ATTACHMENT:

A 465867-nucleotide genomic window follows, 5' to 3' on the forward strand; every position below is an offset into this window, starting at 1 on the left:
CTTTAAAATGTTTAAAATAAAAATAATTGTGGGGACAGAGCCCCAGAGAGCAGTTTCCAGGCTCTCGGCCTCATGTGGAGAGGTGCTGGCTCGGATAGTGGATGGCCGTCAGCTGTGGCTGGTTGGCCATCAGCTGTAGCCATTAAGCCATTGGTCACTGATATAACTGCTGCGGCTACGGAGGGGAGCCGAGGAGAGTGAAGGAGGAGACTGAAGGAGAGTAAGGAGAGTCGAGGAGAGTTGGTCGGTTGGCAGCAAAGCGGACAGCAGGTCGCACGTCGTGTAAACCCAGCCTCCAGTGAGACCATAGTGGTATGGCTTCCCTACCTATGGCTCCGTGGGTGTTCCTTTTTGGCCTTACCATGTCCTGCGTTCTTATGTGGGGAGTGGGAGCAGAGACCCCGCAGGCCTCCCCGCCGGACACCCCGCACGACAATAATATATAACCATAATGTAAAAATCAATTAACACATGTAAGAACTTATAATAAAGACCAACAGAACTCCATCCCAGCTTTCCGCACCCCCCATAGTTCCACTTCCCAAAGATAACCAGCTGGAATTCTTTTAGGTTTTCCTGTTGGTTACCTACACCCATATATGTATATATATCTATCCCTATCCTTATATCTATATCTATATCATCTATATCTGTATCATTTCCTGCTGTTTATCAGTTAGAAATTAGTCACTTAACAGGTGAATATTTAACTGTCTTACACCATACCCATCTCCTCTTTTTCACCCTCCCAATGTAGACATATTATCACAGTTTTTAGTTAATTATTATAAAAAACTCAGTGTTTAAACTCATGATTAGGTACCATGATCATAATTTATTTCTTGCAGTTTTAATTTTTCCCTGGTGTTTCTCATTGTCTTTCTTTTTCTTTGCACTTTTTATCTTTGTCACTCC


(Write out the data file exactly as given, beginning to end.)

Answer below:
A 465867-nucleotide genomic window follows, 5' to 3' on the forward strand; every position below is an offset into this window, starting at 1 on the left:
CTTTAAAATGTTTAAAATAAAAATAATTGTGGGGACAGAGCCCCAGAGAGCAGTTTCCAGGCTCTCGGCCTCATGTGGAGAGGTGCTGGCTCGGATAGTGGATGGCCGTCAGCTGTGGCTGGTTGGCCATCAGCTGTAGCCATTAAGCCATTGGTCACTGATATAACTGCTGCGGCTACGGAGGGGAGCCGAGGAGAGTGAAGGAGGAGACTGAAGGAGAGTAAGGAGAGTCGAGGAGAGTTGGTCGGTTGGCAGCAAAGCGGACAGCAGGTCGCACGTCGTGTAAACCCAGCCTCCAGTGAGACCATAGTGGTATGGCTTCCCTACCTATGGCTCCGTGGGTGTTCCTTTTTGGCCTTACCATGTCCTGCGTTCTTATGTGGGGAGTGGGAGCAGAGACCCCGCAGGCCTCCCCGCCGGACACCCCGCACGACAATAATATATAACCATAATGTAAAAATCAATTAACACATGTAAGAACTTATAATAAAGACCAACAGAACTCCATCCCAGCTTTCCGCACCCCCCATAGTTCCACTTCCCAAAGATAACCAGCTGGAATTCTTTTAGGTTTTCCTGTTGGTTACCTACACCCATATATGTATATATATCTATCCCTATCCTTATATCTATATCTATATCATCTATATCTGTATCATTTCCTGCTGTTTATCAGTTAGAAATTAGTCACTTAACAGGTGAATATTTAACTGTCTTACACCATACCCATCTCCTCTTTTTCACCCTCCCAATGTAGACATATTATCACAGTTTTTAGTTAATTATTATAAAAAACTCAGTGTTTAAACTCATGATTAGGTACCATGATCATAATTTATTTCTTGCAGTTTTAATTTTTCCCTGGTGTTTCTCATTGTCTTTCTTTTTCTTTGCACTTTTTATCTTTGTCACTCC